Will I open your email fast? Maybe. Will I reject you even faster? Absolutely. So you know someone, or took a seminar with someone who said something kind, or even chatted with someone at a cocktail party once. Maybe someone said, hey, send it to me when it’s done. Even someone in the industry saying your project shows merit is a far cry from a celebrity endorsement, a book contract offer on the table, or an inked film option. I promise you that agents know the difference. When the writer is misleading, that signals someone I don’t want to be in a business relationship with. I honestly don’t care how red-hot the writing is. As they say on Shark Tank: I’m out.

3. The Inflated Self-Pubbed Claim:

This is done by folks who have self-pubbed, but then want an agent for that same book in order to get a traditional publishing deal for it. All too often these writers claim their already self-pubbed manuscript is a runaway success and has crazy press and mega-reviews. It’s a huge hit!

Okay, here’s a heads up. I personally know the self-pub circuit well, probably better than most agents do. I just might have self-pubbed a YA novel or two of my own that has, in fact, gotten awesome press, rankings, awards and solid reviews, plus I may currently have a novel up at WATTPAD that has over 400,000 reads. So here’s what I know: If your ebook on Amazon has a few kick-ass 5-star reviews, all within a month or so of publication, then that is probably family and friends helping out, and not significant. If your ranking is in the millions, you haven’t sold at all. If your ranking is in the 100,000′s, then you’ve sold 1-2 copies lately. If your ranking is in the 100s, you may have just come off a free giveaway there, which boosts you for a week or so, or you may even have had a handful of copies purchased via friends (but funded by you) to boost that. Yikes, right? Also, you could be a top 10 in an obscure subcategory on Amazon – again with under 5 sales. If I jump over to Goodreads and find nada in readers and reviews, then I google your book, and ditto, I know you are blowing smoke up my you-know-whatski. I’ll feel tricked. Not cool.  So tread carefully, folks.  What does matter to me? If the writing and concept is awesome, and if you have like 10,000 or more PAID purchases within a short period of time, and true review buzz.  That’s noteworthy. No tricks required. Even better? If you have all that, but are querying me with your next ms. which is still unpublished.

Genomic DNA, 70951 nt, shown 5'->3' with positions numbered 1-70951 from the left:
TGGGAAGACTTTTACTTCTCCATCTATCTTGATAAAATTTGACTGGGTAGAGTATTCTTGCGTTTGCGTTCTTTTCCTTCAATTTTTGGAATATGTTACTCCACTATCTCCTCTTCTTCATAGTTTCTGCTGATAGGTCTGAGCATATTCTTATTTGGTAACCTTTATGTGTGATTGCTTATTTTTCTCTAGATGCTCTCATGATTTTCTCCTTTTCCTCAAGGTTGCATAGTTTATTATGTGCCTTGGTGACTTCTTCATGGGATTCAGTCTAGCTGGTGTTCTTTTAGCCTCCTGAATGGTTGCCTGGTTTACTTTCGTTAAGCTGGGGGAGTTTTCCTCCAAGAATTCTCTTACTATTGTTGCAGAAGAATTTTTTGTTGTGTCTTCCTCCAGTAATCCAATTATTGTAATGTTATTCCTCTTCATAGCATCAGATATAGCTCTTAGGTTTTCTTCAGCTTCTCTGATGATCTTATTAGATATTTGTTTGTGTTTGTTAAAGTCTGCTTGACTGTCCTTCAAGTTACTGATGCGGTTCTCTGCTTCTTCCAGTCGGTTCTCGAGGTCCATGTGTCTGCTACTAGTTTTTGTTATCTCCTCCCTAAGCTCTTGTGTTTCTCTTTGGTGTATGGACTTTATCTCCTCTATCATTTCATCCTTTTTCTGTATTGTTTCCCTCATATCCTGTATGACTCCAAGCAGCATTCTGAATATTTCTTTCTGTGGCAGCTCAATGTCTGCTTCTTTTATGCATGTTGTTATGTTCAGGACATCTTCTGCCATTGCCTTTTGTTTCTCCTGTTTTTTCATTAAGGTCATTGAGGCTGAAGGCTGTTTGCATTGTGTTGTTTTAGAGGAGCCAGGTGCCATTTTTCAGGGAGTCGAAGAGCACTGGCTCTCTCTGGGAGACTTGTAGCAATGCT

4. The Prologue Trick: